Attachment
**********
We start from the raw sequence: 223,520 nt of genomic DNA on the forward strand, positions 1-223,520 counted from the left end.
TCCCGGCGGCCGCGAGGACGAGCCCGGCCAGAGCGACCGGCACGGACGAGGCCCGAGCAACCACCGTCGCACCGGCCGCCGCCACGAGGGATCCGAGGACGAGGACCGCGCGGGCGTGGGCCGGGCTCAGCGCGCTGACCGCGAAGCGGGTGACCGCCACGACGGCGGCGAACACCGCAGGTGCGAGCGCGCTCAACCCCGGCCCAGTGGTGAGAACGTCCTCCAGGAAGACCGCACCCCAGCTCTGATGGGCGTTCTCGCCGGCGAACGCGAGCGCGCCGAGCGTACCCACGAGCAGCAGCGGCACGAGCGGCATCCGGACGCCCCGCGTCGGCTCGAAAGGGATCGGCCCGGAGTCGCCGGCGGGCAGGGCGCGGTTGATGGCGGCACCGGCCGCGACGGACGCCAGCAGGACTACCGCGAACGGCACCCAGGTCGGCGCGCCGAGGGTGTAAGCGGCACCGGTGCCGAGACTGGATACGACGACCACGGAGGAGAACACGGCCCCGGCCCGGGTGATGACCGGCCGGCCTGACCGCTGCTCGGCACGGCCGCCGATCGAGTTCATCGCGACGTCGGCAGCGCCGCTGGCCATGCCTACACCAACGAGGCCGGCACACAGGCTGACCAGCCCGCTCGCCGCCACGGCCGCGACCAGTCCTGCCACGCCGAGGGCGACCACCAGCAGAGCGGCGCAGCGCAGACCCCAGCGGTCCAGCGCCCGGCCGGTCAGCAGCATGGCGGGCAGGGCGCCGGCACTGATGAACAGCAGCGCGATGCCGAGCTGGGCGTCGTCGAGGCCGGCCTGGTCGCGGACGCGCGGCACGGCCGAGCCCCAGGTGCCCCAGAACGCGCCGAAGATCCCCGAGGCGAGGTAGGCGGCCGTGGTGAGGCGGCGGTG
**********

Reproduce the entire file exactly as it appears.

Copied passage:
We start from the raw sequence: 223,520 nt of genomic DNA on the forward strand, positions 1-223,520 counted from the left end.
TCCCGGCGGCCGCGAGGACGAGCCCGGCCAGAGCGACCGGCACGGACGAGGCCCGAGCAACCACCGTCGCACCGGCCGCCGCCACGAGGGATCCGAGGACGAGGACCGCGCGGGCGTGGGCCGGGCTCAGCGCGCTGACCGCGAAGCGGGTGACCGCCACGACGGCGGCGAACACCGCAGGTGCGAGCGCGCTCAACCCCGGCCCAGTGGTGAGAACGTCCTCCAGGAAGACCGCACCCCAGCTCTGATGGGCGTTCTCGCCGGCGAACGCGAGCGCGCCGAGCGTACCCACGAGCAGCAGCGGCACGAGCGGCATCCGGACGCCCCGCGTCGGCTCGAAAGGGATCGGCCCGGAGTCGCCGGCGGGCAGGGCGCGGTTGATGGCGGCACCGGCCGCGACGGACGCCAGCAGGACTACCGCGAACGGCACCCAGGTCGGCGCGCCGAGGGTGTAAGCGGCACCGGTGCCGAGACTGGATACGACGACCACGGAGGAGAACACGGCCCCGGCCCGGGTGATGACCGGCCGGCCTGACCGCTGCTCGGCACGGCCGCCGATCGAGTTCATCGCGACGTCGGCAGCGCCGCTGGCCATGCCTACACCAACGAGGCCGGCACACAGGCTGACCAGCCCGCTCGCCGCCACGGCCGCGACCAGTCCTGCCACGCCGAGGGCGACCACCAGCAGAGCGGCGCAGCGCAGACCCCAGCGGTCCAGCGCCCGGCCGGTCAGCAGCATGGCGGGCAGGGCGCCGGCACTGATGAACAGCAGCGCGATGCCGAGCTGGGCGTCGTCGAGGCCGGCCTGGTCGCGGACGCGCGGCACGGCCGAGCCCCAGGTGCCCCAGAACGCGCCGAAGATCCCCGAGGCGAGGTAGGCGGCCGTGGTGAGGCGGCGGTG